UPS stands for uninterrupted power supply. This means that a UPS system is designed to keep the power running at all times, like when there is load shedding or power failure.
The UPS is also a surge protector that protects connected devices from power problems, which can damage, reduce lifespan, or affect the performance of electronic equipment and appliances. The UPS can come in many shapes and forms, from small plug-in UPS to fully installed UPS’s.
Why do I need a UPS System?
In case of load shedding or power failure in your area (often seen in farming communities), the UPS switches over immediately to battery power to provide a continuous power source for the length of the battery.
Battery life can vary from system to system and depends on how much power you use and how long the power is needed. Customers who have a hard-wired ups installation do not see any difference when the power switches over from municipality to UPS.
What does a UPS protect you from?
Surge – A brief but intense spike in electricity commonly caused for an intense “spike in electricity” or spike in voltage and current harms circuit boards and components.
Load shedding – A power outage lasting anywhere from seconds to hours. These are caused by utility power shortages.
As mentioned before, devices and appliances that are switched on and off due to load shedding can be damaged over time. With a UPS installation, appliances can be protected.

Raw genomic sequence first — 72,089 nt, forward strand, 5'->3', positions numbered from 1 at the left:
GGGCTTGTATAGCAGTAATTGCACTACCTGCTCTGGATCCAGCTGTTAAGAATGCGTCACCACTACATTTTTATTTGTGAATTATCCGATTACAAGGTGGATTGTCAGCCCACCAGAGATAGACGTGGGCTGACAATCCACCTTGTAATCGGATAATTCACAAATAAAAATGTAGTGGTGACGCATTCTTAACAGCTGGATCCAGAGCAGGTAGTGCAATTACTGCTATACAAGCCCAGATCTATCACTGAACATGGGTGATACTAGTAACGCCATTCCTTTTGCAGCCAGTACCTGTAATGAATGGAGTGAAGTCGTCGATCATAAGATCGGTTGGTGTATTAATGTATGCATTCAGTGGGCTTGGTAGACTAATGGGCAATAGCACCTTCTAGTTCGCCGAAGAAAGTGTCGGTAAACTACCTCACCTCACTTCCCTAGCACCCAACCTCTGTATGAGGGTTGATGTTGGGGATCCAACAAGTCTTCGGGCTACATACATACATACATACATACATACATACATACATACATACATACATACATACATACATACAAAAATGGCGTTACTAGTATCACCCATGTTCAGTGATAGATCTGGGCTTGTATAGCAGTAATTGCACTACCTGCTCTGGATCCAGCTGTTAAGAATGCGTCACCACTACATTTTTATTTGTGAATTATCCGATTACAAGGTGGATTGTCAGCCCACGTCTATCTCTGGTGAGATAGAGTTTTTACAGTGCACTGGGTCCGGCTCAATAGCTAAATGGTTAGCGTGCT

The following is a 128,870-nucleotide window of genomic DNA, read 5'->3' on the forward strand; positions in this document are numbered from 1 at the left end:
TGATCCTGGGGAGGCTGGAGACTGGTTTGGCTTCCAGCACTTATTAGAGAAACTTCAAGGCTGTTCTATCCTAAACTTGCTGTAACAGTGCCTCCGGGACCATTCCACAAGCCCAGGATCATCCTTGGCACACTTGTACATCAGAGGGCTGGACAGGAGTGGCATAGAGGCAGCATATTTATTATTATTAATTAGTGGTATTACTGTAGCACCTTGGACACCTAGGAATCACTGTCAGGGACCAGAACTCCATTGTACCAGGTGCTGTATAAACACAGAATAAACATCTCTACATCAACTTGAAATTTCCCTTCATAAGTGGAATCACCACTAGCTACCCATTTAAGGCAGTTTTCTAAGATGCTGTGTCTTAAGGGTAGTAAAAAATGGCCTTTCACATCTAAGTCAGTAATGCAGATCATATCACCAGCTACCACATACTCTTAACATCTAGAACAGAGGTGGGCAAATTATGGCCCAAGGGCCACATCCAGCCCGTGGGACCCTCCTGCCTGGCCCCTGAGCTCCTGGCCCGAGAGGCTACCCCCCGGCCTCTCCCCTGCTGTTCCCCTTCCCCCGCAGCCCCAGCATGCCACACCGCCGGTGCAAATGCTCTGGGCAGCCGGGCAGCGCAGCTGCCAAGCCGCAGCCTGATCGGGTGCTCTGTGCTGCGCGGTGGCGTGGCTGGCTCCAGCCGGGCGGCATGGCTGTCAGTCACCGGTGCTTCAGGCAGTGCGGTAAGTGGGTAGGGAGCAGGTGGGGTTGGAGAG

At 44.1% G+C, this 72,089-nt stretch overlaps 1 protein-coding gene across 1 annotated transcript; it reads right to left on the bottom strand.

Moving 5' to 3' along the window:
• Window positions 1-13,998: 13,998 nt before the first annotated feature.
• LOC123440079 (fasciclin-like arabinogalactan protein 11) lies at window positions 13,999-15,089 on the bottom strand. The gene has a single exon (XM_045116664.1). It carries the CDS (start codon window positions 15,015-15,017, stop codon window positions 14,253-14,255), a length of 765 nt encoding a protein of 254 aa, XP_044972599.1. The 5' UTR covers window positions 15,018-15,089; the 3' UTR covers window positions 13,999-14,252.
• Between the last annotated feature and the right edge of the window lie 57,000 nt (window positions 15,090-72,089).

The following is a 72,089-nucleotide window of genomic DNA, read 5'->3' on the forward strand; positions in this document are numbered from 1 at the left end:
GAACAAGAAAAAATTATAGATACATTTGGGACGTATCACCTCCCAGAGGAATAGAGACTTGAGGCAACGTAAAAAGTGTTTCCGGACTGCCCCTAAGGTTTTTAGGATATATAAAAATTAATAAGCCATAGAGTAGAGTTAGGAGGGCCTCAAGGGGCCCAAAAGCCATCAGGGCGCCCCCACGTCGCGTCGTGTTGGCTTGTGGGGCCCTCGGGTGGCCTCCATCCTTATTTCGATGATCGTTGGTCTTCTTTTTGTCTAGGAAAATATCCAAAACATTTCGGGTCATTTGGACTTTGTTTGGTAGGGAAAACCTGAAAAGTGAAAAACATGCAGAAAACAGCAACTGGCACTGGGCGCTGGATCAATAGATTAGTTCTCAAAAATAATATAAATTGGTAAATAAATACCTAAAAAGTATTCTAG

How big must my UPS be?
To identify the load, make an equipment list, including the total watts each piece of equipment requires to run correctly. Again, this is specific to your needs.
If you are unsure how many watts your equipment requires, consult the manufacturer, supplier, or power supply specifications.
At Dorman Projects, customers often want their lights on the backup and some plug circuits such as TVs and Wifi. UPS sizing will be different as each customer will have their own set of needs to be put on
How long will the UPS run for?
When shopping for runtime, you will be looking at the length of time the batteries in the UPS can support equipment through power outages when utility power is unavailable. The number of watts supported affects runtime: the smaller the wattage load connected, the longer the batteries will last. The larger the wattage load, the shorter the runtime will be.
Consider this UPS information guide as your introduction to the basic concepts behind UPS Systems and whether a UPS will work best for your requirements.